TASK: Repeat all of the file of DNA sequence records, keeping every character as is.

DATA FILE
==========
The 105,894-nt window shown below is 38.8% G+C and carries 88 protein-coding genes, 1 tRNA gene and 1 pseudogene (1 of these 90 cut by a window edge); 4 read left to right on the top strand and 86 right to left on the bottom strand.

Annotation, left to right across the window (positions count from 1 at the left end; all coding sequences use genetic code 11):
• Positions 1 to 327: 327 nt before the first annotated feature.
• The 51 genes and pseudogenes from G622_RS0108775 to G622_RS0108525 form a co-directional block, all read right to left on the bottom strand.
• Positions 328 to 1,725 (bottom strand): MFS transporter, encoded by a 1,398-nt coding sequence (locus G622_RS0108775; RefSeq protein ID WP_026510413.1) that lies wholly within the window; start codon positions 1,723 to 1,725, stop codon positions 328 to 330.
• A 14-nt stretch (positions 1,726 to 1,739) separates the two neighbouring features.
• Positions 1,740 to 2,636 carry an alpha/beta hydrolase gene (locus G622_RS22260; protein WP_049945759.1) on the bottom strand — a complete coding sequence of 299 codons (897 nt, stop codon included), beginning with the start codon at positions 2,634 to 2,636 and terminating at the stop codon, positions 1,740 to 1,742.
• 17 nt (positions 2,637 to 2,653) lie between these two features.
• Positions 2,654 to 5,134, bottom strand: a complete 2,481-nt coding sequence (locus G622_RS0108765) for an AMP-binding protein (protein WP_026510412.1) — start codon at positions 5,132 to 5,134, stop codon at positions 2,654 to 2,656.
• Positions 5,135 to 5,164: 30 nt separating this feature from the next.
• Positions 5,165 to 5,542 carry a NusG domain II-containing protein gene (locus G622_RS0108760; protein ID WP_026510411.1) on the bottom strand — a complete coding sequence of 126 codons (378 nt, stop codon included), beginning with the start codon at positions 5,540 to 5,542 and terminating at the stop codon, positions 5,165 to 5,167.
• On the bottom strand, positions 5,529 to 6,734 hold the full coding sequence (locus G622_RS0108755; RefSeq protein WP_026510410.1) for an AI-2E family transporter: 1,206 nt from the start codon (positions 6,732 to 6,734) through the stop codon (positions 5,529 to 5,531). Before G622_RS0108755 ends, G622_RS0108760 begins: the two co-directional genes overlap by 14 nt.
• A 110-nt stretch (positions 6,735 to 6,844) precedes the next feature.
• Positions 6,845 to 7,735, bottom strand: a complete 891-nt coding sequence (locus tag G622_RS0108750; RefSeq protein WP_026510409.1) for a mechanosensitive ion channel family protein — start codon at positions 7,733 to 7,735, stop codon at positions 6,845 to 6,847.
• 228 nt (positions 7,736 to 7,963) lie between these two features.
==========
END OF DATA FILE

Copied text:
The 105,894-nt window shown below is 38.8% G+C and carries 88 protein-coding genes, 1 tRNA gene and 1 pseudogene (1 of these 90 cut by a window edge); 4 read left to right on the top strand and 86 right to left on the bottom strand.

Annotation, left to right across the window (positions count from 1 at the left end; all coding sequences use genetic code 11):
• Positions 1 to 327: 327 nt before the first annotated feature.
• The 51 genes and pseudogenes from G622_RS0108775 to G622_RS0108525 form a co-directional block, all read right to left on the bottom strand.
• Positions 328 to 1,725 (bottom strand): MFS transporter, encoded by a 1,398-nt coding sequence (locus G622_RS0108775; RefSeq protein ID WP_026510413.1) that lies wholly within the window; start codon positions 1,723 to 1,725, stop codon positions 328 to 330.
• A 14-nt stretch (positions 1,726 to 1,739) separates the two neighbouring features.
• Positions 1,740 to 2,636 carry an alpha/beta hydrolase gene (locus G622_RS22260; protein WP_049945759.1) on the bottom strand — a complete coding sequence of 299 codons (897 nt, stop codon included), beginning with the start codon at positions 2,634 to 2,636 and terminating at the stop codon, positions 1,740 to 1,742.
• 17 nt (positions 2,637 to 2,653) lie between these two features.
• Positions 2,654 to 5,134, bottom strand: a complete 2,481-nt coding sequence (locus G622_RS0108765) for an AMP-binding protein (protein WP_026510412.1) — start codon at positions 5,132 to 5,134, stop codon at positions 2,654 to 2,656.
• Positions 5,135 to 5,164: 30 nt separating this feature from the next.
• Positions 5,165 to 5,542 carry a NusG domain II-containing protein gene (locus G622_RS0108760; protein ID WP_026510411.1) on the bottom strand — a complete coding sequence of 126 codons (378 nt, stop codon included), beginning with the start codon at positions 5,540 to 5,542 and terminating at the stop codon, positions 5,165 to 5,167.
• On the bottom strand, positions 5,529 to 6,734 hold the full coding sequence (locus G622_RS0108755; RefSeq protein WP_026510410.1) for an AI-2E family transporter: 1,206 nt from the start codon (positions 6,732 to 6,734) through the stop codon (positions 5,529 to 5,531). Before G622_RS0108755 ends, G622_RS0108760 begins: the two co-directional genes overlap by 14 nt.
• A 110-nt stretch (positions 6,735 to 6,844) precedes the next feature.
• Positions 6,845 to 7,735, bottom strand: a complete 891-nt coding sequence (locus tag G622_RS0108750; RefSeq protein WP_026510409.1) for a mechanosensitive ion channel family protein — start codon at positions 7,733 to 7,735, stop codon at positions 6,845 to 6,847.
• 228 nt (positions 7,736 to 7,963) lie between these two features.